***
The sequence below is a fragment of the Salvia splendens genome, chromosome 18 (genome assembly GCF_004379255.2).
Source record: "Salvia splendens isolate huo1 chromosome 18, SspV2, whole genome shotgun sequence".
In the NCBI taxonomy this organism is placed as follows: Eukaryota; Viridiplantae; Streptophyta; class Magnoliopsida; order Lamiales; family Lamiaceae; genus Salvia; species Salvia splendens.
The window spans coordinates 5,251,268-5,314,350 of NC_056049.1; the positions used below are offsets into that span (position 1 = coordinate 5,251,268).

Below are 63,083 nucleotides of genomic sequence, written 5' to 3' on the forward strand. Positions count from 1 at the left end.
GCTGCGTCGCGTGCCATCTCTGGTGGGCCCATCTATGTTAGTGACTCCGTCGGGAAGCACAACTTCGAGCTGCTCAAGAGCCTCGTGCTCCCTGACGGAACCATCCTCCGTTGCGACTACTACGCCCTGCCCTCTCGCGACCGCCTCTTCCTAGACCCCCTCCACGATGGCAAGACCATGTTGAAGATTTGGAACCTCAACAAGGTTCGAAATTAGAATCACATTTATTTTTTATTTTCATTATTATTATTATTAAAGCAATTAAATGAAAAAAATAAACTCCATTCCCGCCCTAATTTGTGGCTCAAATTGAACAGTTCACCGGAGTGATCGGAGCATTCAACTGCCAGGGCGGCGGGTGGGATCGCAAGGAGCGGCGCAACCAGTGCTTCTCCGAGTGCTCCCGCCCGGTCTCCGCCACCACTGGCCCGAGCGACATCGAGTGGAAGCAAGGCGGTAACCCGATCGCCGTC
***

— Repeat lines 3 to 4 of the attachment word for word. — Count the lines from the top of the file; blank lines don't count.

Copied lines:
In the NCBI taxonomy this organism is placed as follows: Eukaryota; Viridiplantae; Streptophyta; class Magnoliopsida; order Lamiales; family Lamiaceae; genus Salvia; species Salvia splendens.
The window spans coordinates 5,251,268-5,314,350 of NC_056049.1; the positions used below are offsets into that span (position 1 = coordinate 5,251,268).